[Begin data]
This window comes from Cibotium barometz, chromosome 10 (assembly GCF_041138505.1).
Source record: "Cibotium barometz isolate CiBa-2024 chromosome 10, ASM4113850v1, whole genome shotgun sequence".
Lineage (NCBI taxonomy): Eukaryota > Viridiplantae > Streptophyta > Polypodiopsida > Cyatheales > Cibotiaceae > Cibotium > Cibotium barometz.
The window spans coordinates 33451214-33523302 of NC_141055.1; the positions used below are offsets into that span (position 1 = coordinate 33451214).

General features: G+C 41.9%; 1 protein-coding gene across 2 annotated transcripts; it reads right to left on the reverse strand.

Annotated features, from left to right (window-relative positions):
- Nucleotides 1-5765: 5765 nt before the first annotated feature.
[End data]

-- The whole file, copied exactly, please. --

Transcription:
This window comes from Cibotium barometz, chromosome 10 (assembly GCF_041138505.1).
Source record: "Cibotium barometz isolate CiBa-2024 chromosome 10, ASM4113850v1, whole genome shotgun sequence".
Lineage (NCBI taxonomy): Eukaryota > Viridiplantae > Streptophyta > Polypodiopsida > Cyatheales > Cibotiaceae > Cibotium > Cibotium barometz.
The window spans coordinates 33451214-33523302 of NC_141055.1; the positions used below are offsets into that span (position 1 = coordinate 33451214).

General features: G+C 41.9%; 1 protein-coding gene across 2 annotated transcripts; it reads right to left on the reverse strand.

Annotated features, from left to right (window-relative positions):
- Nucleotides 1-5765: 5765 nt before the first annotated feature.